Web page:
Renee and Simon's stroke journey



Renee Lobley's life changed forever in 2010 when her husband, Simon, suffered a stroke.

It has been a long road to recovery, a journey made even more difficult by the limited follow-up support available to their family. Renee and Simon's story is not unique and a reason why The Stroke Foundation established My Stroke Journey; a resource for stroke survivors and their carers.

Renee shares her experience and the tumultuous time they all encountered following that fateful day, and the role My Stroke Journey could have played in Simon's recovery and supporting their entire family.


Tell us about your husband's condition and what happened the day of his stroke?

Simon was been diagnosed with a heart condition known as, tachycardia, and on further investigation, his diagnosis was changed to atrial fibrillation, which is an irregular heart rate. 

While we understood that he was at risk of a stroke, we never imagined that it would actually happen. But it did. In 2010 at 43 years of age, Simon was about to go to work one day when he suffered a stroke. It was incredibly scary and in so many ways changed all of our lives.

What were your experiences immediately following Simon's stroke?

After Simon's stroke, I was so worried about his wellbeing and it was very confusing as to what to expect. Our grandparents had survived strokes and we had seen the affect it had on their lives.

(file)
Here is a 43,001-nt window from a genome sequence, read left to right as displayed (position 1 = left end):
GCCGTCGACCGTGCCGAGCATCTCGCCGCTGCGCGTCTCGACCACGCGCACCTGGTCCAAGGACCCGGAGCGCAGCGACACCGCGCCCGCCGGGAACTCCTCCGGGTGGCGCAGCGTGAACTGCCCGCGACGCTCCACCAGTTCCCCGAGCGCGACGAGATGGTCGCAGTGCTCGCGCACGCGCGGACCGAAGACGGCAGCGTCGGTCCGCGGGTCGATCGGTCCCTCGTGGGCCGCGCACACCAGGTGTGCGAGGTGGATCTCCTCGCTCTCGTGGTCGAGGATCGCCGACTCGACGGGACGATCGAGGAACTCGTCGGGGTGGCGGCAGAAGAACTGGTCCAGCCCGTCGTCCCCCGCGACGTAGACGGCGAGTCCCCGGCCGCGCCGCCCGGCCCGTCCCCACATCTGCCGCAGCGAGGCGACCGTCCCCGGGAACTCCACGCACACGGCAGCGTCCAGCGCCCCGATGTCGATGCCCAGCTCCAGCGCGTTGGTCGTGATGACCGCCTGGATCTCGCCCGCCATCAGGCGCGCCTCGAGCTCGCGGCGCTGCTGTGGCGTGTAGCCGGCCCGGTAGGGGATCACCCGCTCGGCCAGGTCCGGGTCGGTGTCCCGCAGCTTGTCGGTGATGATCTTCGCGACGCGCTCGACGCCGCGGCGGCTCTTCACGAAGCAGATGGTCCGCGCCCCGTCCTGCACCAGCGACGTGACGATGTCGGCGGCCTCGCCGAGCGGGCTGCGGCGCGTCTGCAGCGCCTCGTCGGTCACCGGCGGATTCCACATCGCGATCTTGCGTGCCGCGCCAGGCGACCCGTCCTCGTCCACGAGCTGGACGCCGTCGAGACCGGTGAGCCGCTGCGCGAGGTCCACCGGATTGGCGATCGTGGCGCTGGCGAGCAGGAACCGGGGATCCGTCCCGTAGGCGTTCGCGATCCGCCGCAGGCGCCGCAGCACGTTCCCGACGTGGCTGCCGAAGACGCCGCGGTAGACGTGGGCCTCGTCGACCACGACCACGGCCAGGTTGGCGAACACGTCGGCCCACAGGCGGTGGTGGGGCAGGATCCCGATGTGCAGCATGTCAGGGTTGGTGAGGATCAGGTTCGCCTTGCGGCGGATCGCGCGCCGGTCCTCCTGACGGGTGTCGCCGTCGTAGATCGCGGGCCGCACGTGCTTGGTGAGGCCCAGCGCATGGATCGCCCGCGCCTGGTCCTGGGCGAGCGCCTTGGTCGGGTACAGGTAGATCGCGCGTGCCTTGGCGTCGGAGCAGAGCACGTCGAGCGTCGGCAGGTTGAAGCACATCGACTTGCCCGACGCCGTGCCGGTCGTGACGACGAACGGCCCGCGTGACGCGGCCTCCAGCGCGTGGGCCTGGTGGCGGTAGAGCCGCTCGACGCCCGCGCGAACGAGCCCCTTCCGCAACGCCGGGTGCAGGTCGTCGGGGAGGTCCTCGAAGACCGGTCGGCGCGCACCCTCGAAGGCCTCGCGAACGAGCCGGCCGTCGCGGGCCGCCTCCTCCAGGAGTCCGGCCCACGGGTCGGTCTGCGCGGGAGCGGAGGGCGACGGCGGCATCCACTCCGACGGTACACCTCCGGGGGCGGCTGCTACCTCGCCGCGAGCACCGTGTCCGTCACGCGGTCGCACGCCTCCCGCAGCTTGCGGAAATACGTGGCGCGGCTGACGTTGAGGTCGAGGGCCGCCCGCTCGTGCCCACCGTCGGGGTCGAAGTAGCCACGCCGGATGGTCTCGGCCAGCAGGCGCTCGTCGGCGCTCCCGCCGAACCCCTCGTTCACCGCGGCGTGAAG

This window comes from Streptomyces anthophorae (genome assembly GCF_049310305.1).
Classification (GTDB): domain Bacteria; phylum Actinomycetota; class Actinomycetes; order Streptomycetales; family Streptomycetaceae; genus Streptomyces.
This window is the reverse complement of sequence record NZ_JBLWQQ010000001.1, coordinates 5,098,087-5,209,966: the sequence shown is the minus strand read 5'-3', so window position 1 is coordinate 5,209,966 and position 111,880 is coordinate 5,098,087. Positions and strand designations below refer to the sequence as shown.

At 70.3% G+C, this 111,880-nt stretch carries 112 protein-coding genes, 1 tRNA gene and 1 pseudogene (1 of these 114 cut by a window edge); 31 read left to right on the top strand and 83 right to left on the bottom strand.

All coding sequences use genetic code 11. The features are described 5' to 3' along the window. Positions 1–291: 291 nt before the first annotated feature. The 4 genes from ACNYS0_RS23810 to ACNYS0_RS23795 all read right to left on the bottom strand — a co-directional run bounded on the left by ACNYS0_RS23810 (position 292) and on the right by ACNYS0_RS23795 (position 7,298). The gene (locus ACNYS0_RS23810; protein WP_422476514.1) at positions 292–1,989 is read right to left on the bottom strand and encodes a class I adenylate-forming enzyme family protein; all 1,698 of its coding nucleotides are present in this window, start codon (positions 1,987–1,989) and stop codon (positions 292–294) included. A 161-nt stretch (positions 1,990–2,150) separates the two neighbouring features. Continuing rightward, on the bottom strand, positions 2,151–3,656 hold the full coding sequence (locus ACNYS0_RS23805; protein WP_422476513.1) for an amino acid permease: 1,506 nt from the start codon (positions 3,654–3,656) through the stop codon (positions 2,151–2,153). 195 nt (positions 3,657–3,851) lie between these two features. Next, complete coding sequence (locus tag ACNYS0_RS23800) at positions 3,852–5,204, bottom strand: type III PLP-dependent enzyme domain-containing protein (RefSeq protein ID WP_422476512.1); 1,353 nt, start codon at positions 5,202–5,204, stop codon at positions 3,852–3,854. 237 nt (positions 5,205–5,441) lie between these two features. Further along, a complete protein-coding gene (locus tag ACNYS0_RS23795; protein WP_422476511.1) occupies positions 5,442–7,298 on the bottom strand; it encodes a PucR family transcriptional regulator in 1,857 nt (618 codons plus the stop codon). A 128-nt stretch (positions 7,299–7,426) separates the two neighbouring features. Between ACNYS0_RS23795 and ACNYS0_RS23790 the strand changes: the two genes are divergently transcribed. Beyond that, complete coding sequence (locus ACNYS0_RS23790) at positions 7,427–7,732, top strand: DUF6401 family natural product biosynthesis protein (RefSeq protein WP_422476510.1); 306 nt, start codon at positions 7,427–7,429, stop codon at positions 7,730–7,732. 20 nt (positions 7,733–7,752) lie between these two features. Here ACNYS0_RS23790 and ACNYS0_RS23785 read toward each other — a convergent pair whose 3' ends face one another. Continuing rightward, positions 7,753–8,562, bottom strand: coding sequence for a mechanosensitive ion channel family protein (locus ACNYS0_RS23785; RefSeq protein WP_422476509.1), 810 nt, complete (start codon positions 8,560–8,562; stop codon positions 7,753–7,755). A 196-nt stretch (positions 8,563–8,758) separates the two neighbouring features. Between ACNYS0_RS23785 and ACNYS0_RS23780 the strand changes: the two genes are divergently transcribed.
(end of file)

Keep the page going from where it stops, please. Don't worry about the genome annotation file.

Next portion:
When it was happening to us we had a young family to care for (our kids were 14 and 12 years old at the time) and our thoughts were all over the place. We had no idea what the long-term impact would be on Simon and his quality of life, and how this would affect the whole family.

My Stroke Journey wasn't available to you and your family following Simon's stroke. How do you think you all would have benefited from such a resource?

When this happens you really have no idea what to do, who to turn to or what help is available. It not only impacts the person who has suffered the stroke but also those around them. My Stroke Journey provides a single source of information that you can turn to. For me, that would have been invaluable and better equipped me to support Simon and also the kids.

Looking back, I wish I had journaled some of the conversations I had with nurses, doctors, physios, occupational therapists, etc. At the time, most of the information was foreign to me and communication with Simon was limited because of the stroke. If this information was recorded, we could have gone over it again when Simon was ready. It would have also provided a resource that the kids could read and gain a greater understanding of what was happening with their dad.

Additionally, not all visits from the doctors or specialists are scheduled in hospital, which meant I wasn't always present to hear what was discussed about Simon's condition and his progress. It would have been really beneficial if these conversations were documented or highlighted as part of My Stroke Journey and then shared with family, carers or other medical professionals at a time that suited.

How important do you think support services like My Stroke Journey offered by Stroke Foundation are to families and carers in this situation?